In multifamily and attached buildings, traditional duct sealing methods are often impractical or costly and disruptive because of the difficulty in accessing leakage sites. In this project, two retrofit duct sealing techniques -- manually-applied sealants and injecting a spray sealant, were implemented in several low-rise multi-unit buildings. An analysis on the cost and performance of the two methods are presented. Each method was used in twenty housing units: approximately half of each group of units are single story and the remainder two-story. Results show that duct leakage to the outside was reduced by an average of 59% through the use of manual methods, and by 90% in the units where the injected spray sealant was used. It was found that 73% of the leakage reduction in homes that were treated with injected spray sealant was attributable to the manual sealing done at boots, returns and the air handler. The cost of manually-applying sealant ranged from $275 to $511 per unit and for the injected spray sealant the cost was $700 per unit. Modeling suggests a simple payback of 2.2 years for manual sealing and 4.7 years for the injected spray sealant system. Utility bills were collected for one year before and after the retrofits. Utility bill analysis shows 14% and 16% energy savings using injected spray sealant system and hand sealing procedure respectively in heating season whereas in cooling season, energy savings using injected spray sealant system and hand sealing were both 16%.

  8. Air Distribution Retrofit Strategies for Affordable Housing

    SciTech Connect

    Dentz, J.; Conlin, F.; Holloway, Parker; Podorson, David; Varshney, Kapil

    2014-03-01

    In multifamily and attached buildings, traditional duct sealing methods are often impractical or costly and disruptive because of the difficulty in accessing leakage sites. In this project, two retrofit duct sealing techniques, manually-applied sealants and injecting a spray sealant, were implemented in several low-rise multiunit buildings. An analysis on the cost and performance of the two methods are presented. Each method was used in twenty housing units: approximately half of each group of units are single story and the remainder are two story. Results show that duct leakage to the outside was reduced by an average of 59% through the use of manual methods, and by 90% in the units where the injected spray sealant was used. It was found that 73% of the leakage reduction in homes that were treated with injected spray sealant was attributable to the manual sealing done at boots, returns and the air handler. The cost of manually-applying sealant ranged from $275 to $511 per unit and for the injected spray sealant the cost was $700 per unit. Modeling suggests a simple payback of 2.2 years for manual sealing and 4.7 years for the injected spray sealant system. Utility bills were collected for one year before and after the retrofits. Utility bill analysis shows 14% and 16% energy savings using injected spray sealant system and hand sealing procedure respectively in heating season whereas in cooling season, energy savings using injected spray sealant system and hand sealing were both 16%.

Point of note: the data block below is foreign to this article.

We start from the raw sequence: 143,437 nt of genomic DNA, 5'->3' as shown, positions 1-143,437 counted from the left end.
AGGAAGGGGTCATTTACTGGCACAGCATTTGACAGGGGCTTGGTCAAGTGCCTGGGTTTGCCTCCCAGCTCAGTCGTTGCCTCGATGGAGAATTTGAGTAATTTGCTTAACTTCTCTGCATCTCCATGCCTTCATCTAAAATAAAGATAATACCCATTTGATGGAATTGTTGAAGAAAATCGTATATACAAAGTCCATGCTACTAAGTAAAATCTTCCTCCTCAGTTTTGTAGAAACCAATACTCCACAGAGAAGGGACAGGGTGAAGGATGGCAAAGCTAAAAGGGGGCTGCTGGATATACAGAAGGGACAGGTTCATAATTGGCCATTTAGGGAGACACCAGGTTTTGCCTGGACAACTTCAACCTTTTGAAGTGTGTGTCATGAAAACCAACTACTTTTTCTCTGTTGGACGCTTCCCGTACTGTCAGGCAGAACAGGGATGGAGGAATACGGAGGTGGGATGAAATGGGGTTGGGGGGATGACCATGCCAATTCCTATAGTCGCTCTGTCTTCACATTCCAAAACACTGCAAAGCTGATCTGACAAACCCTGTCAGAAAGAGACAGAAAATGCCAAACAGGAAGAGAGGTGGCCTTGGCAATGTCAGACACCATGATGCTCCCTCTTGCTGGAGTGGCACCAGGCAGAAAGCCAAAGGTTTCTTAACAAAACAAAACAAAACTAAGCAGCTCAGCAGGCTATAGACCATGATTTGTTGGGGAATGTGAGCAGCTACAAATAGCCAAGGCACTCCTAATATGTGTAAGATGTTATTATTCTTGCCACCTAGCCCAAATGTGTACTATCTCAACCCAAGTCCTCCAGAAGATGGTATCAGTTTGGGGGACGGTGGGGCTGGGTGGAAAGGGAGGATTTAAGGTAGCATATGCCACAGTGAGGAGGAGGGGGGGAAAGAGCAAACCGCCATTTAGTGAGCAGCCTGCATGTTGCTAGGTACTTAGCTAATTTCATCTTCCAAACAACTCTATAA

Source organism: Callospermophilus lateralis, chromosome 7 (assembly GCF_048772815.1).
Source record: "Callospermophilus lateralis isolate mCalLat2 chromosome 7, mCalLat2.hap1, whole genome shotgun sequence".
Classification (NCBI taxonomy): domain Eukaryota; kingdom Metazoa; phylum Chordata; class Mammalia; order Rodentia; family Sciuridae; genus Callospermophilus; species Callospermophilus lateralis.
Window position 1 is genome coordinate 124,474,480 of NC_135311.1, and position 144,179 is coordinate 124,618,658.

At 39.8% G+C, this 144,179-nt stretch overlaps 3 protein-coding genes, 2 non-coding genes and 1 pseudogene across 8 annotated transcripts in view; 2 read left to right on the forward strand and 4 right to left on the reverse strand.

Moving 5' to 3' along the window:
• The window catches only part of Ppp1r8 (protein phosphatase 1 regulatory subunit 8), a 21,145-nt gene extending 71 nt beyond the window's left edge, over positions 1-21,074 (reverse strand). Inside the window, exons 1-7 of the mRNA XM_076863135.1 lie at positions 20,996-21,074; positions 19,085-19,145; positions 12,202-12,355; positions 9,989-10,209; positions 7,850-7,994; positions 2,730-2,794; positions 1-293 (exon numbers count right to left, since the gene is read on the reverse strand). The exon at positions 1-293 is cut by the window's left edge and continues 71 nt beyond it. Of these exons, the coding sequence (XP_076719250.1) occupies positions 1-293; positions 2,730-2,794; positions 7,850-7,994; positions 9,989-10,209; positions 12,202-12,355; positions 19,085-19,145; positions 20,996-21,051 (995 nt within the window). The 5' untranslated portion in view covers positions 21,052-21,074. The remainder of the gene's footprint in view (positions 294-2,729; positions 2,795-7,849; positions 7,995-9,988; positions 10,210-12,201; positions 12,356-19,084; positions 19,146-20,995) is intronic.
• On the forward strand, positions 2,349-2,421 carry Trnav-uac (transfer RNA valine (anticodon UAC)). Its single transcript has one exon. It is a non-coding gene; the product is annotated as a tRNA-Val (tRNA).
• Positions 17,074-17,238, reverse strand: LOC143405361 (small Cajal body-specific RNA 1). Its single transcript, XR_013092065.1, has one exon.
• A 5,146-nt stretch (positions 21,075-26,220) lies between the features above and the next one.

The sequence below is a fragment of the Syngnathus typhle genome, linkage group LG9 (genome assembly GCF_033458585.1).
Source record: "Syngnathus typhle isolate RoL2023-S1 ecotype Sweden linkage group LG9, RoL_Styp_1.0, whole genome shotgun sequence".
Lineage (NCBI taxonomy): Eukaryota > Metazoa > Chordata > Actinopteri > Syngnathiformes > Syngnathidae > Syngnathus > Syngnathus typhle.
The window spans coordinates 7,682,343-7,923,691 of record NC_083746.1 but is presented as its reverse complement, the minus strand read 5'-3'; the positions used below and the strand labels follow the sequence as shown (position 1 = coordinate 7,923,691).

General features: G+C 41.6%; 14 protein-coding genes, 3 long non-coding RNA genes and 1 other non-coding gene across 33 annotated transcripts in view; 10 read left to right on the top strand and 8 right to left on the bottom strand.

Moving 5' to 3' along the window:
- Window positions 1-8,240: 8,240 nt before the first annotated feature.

9. Impact of Asian Dust on Climate and Air Quality

    NASA Technical Reports Server (NTRS)

    Chin, Mian; Tan, Qian; Diehl, Thomas; Yu, Hongbin

    2010-01-01